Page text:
Konway, you really do bring a unique perspective to these films. I admit I'd never have picked up on these things. I'm so glad you're posting here again. :)

 

Now, if we can just get CineMaven and Lazy Legs Grimes to write something about MARNIE... ;)

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> {quote:title=FrankGrimes wrote:}{quote}

> What Konway is writing is excellent! He needs to keep it going.

 

Stop dumping all the responsibility on others or we're going to stuff you, Norman.

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SPOILERS

 

In Marnie, Mark forces Marnie when she resists. As you know, Mark's failure of a successful marriage forced him to do that. As for Scottie in Vertigo, he failed to save Madeleine from death. When Scottie finds out that there is a second chance in recreating Madeleine, he forces Judy to become Madeleine.

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It would take a lot of heavy lifting to attempt to turn a movie about, in varying

degrees, prostitution, theft, sexual fetishism, and spousal rape, into an MGM musical.

Hitch just wanted to expose the occasionally bleak reality underneath the superficial,

normal facade of everyday life, a bit of the old transgressiveness, that something in

the shadows that usually doesn't see the light of day. He did go a bit overboard with

the Freudian dingus, but that doesn't keep it from having a certain far-fetched bravura,

though I don't think it's really up to his 1950's movies with similar themes.

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"Now, if we can just get CineMaven and Lazy Legs Grimes to write something about MARNIE..." ;-)

 

I'll make my contribution to "MARNIE" a little later. And my posts will have lots of "Spoilers." I'm leaving this FedEX office in a few moments to walk to Battery Park, sit in the sun and collect my thoughts; maybe stop by the Marriott and have a drink as I write my thoughts.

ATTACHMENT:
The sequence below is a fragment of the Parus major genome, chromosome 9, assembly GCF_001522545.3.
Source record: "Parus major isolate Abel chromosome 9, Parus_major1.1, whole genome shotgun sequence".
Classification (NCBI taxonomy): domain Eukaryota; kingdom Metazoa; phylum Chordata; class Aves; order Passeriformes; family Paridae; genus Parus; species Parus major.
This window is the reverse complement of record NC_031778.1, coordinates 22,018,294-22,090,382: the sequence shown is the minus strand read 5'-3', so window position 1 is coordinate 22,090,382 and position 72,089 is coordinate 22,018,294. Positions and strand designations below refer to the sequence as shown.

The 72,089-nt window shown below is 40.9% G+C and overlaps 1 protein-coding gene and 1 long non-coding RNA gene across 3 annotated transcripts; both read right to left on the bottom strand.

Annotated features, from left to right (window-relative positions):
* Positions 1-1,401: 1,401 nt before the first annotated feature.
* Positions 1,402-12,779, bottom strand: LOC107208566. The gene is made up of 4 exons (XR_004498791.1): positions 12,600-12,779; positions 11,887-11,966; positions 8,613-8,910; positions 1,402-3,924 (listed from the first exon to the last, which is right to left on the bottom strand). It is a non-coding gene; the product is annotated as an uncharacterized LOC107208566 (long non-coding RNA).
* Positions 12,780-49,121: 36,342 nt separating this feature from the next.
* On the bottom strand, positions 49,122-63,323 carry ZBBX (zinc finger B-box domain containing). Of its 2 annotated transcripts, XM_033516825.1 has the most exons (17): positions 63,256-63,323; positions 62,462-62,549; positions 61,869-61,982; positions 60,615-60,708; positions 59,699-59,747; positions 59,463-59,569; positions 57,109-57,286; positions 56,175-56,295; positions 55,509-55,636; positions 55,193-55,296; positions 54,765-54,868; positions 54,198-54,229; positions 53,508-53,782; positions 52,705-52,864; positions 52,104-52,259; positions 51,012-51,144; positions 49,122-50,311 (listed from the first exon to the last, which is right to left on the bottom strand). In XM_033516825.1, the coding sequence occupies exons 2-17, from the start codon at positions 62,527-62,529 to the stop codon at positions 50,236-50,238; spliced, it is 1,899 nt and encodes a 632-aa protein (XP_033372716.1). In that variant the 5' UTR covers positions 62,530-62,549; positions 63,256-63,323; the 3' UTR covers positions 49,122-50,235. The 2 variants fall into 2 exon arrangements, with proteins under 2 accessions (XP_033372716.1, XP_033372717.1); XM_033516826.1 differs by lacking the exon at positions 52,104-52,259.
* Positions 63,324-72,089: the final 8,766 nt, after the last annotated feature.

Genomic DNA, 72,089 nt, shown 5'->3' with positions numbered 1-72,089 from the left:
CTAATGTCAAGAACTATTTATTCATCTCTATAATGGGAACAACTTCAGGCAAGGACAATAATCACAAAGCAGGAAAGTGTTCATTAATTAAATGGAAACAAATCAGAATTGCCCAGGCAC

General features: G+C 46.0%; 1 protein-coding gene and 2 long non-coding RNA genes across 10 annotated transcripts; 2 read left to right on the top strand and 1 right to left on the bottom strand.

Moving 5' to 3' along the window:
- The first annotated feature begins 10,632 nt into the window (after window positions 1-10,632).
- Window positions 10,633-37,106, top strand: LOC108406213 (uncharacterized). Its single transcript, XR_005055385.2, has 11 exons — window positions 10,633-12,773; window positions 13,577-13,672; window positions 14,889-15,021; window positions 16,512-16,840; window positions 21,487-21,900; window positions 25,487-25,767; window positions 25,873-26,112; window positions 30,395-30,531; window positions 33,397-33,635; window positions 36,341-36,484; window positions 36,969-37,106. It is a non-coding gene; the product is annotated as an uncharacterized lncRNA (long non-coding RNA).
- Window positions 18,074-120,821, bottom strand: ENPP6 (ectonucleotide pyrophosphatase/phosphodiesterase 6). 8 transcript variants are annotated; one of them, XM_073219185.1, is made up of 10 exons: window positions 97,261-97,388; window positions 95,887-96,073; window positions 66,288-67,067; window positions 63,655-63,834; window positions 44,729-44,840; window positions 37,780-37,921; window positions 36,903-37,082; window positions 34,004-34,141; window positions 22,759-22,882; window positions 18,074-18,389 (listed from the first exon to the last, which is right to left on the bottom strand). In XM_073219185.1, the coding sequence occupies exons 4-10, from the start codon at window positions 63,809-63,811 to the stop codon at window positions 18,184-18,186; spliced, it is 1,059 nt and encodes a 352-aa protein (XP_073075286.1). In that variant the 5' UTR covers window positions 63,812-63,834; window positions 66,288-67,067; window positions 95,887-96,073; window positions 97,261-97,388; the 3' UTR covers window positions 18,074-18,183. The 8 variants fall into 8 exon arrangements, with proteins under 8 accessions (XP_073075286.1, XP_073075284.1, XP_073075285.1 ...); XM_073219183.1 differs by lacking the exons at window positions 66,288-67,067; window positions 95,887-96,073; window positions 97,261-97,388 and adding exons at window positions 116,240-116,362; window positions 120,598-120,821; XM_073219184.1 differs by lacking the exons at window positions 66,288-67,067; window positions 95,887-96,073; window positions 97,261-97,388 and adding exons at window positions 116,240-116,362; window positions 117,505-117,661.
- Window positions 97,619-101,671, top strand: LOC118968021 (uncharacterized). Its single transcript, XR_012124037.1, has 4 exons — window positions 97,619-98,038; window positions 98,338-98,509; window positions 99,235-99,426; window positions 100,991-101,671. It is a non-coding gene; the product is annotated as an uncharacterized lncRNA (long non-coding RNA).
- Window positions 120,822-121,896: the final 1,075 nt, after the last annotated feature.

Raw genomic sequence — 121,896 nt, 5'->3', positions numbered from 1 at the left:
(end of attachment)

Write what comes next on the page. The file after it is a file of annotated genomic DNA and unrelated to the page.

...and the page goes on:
As for "Lazy Legs"... ( :P ) ha, I say we don't hold our collective breaths.

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"Now, if we can just get CineMaven and Lazy Legs Grimes to write something about MARNIE..." ;-) - < MISSGODDESS >

 

?You?re a cold, practiced, little Method actress of a liar.? - Mark Rutland to Marnie

 

?MARNIE? is a woman?s picture and I must have been sixteen years old when I first saw it; a young sixteen. I didn?t know anything about anything except what my friends and I pieced together. I can actually vividly picture the TV Guide listing for ?MARNIE? waaay back when, to be shown on one of NBC?s ?_______Night At The Movies? back in the 60?s. She?s in black holding onto one of the posts of the bed. I watched it on the big color tv in the living room with my parents. I didn?t understand much of what went on other than ?oooh, that?s James Bond.? I knew one thing...I knew enough NOT to ask my parents.

 

?MARNIE? seems to be the one Hitchcock movie people love to hate. According to some popu-

lar opinion, Tippi Hedren is the worse Hitchcock blonde in the canon of Hitchcock blondes and Hitchcock films. She?s the worse Hitchcock blonde who ever roamed the earth. She's the worse Hitchcock blonde since Alfred Hitchcock ever even SAW a blonde. She?s the worse

Hitchcock blonde since the ?Big Bang.?

 

She is????

 

I?ve seen ?MARNIE? many, many (many) times since I was a kid. I thoroughly enjoy it. So what the heck am I missing?

 

I watched it on YouTube Sunday night when I caught a whiff of an inkling of a hint of a possibi-

lity that there might be discussion of the movie. (All I need is a whiff of an inkling of a hint of a possibility and I'm off to the races). I know the movie backwards and forward but thought I?d better bone up with a refresher since you serious posters on the Board are a smart lot. I hadn?t seen ?MARNIE? in its entirety in about two and a half years or so. I thoroughly enjoyed it.

 

So what the heck AM I missing??

 

More learned authors and opinionated Average Joes than I, have better explored the psycholo-

gical psychosexual dramatic roller coaster that is ?MARNIE? in all its ?artificiality.? So I shall leave them to play Freud and Jung and decipher the psych stuff. Me? Hey, I can only share with you my musings through mine own lens.